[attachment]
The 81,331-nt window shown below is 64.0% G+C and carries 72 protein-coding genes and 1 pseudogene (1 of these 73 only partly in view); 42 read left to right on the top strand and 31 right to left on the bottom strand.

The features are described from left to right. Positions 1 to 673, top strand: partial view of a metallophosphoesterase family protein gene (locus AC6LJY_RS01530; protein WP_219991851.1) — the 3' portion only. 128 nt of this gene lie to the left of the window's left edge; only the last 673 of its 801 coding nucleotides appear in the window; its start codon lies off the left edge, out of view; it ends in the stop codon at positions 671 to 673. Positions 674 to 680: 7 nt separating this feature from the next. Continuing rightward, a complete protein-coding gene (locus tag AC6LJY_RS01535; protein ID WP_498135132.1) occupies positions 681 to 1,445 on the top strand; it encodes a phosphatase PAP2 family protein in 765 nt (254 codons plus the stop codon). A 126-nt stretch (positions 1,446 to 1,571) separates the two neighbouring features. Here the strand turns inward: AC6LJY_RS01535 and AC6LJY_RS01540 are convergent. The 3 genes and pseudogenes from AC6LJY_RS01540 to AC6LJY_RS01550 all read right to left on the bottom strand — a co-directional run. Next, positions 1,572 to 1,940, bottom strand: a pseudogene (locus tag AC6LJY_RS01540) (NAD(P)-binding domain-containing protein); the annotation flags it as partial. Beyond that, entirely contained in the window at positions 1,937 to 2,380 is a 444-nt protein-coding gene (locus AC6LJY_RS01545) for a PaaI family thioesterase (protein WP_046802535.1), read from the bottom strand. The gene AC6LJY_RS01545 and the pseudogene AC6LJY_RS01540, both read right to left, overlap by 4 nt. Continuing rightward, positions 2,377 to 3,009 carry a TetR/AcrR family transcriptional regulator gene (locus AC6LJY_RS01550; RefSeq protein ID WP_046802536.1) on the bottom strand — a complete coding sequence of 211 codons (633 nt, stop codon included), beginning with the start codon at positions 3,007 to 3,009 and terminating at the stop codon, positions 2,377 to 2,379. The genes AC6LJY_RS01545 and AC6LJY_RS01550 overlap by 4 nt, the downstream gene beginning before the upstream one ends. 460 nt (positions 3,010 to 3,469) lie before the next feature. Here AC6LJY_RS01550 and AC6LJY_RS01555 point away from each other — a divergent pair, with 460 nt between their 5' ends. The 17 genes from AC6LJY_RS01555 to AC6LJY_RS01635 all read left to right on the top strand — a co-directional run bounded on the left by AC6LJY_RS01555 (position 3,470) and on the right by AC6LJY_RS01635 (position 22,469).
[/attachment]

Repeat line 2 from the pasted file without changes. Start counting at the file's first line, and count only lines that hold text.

The features are described from left to right. Positions 1 to 673, top strand: partial view of a metallophosphoesterase family protein gene (locus AC6LJY_RS01530; protein WP_219991851.1) — the 3' portion only. 128 nt of this gene lie to the left of the window's left edge; only the last 673 of its 801 coding nucleotides appear in the window; its start codon lies off the left edge, out of view; it ends in the stop codon at positions 671 to 673. Positions 674 to 680: 7 nt separating this feature from the next. Continuing rightward, a complete protein-coding gene (locus tag AC6LJY_RS01535; protein ID WP_498135132.1) occupies positions 681 to 1,445 on the top strand; it encodes a phosphatase PAP2 family protein in 765 nt (254 codons plus the stop codon). A 126-nt stretch (positions 1,446 to 1,571) separates the two neighbouring features. Here the strand turns inward: AC6LJY_RS01535 and AC6LJY_RS01540 are convergent. The 3 genes and pseudogenes from AC6LJY_RS01540 to AC6LJY_RS01550 all read right to left on the bottom strand — a co-directional run. Next, positions 1,572 to 1,940, bottom strand: a pseudogene (locus tag AC6LJY_RS01540) (NAD(P)-binding domain-containing protein); the annotation flags it as partial. Beyond that, entirely contained in the window at positions 1,937 to 2,380 is a 444-nt protein-coding gene (locus AC6LJY_RS01545) for a PaaI family thioesterase (protein WP_046802535.1), read from the bottom strand. The gene AC6LJY_RS01545 and the pseudogene AC6LJY_RS01540, both read right to left, overlap by 4 nt. Continuing rightward, positions 2,377 to 3,009 carry a TetR/AcrR family transcriptional regulator gene (locus AC6LJY_RS01550; RefSeq protein ID WP_046802536.1) on the bottom strand — a complete coding sequence of 211 codons (633 nt, stop codon included), beginning with the start codon at positions 3,007 to 3,009 and terminating at the stop codon, positions 2,377 to 2,379. The genes AC6LJY_RS01545 and AC6LJY_RS01550 overlap by 4 nt, the downstream gene beginning before the upstream one ends. 460 nt (positions 3,010 to 3,469) lie before the next feature. Here AC6LJY_RS01550 and AC6LJY_RS01555 point away from each other — a divergent pair, with 460 nt between their 5' ends. The 17 genes from AC6LJY_RS01555 to AC6LJY_RS01635 all read left to right on the top strand — a co-directional run bounded on the left by AC6LJY_RS01555 (position 3,470) and on the right by AC6LJY_RS01635 (position 22,469).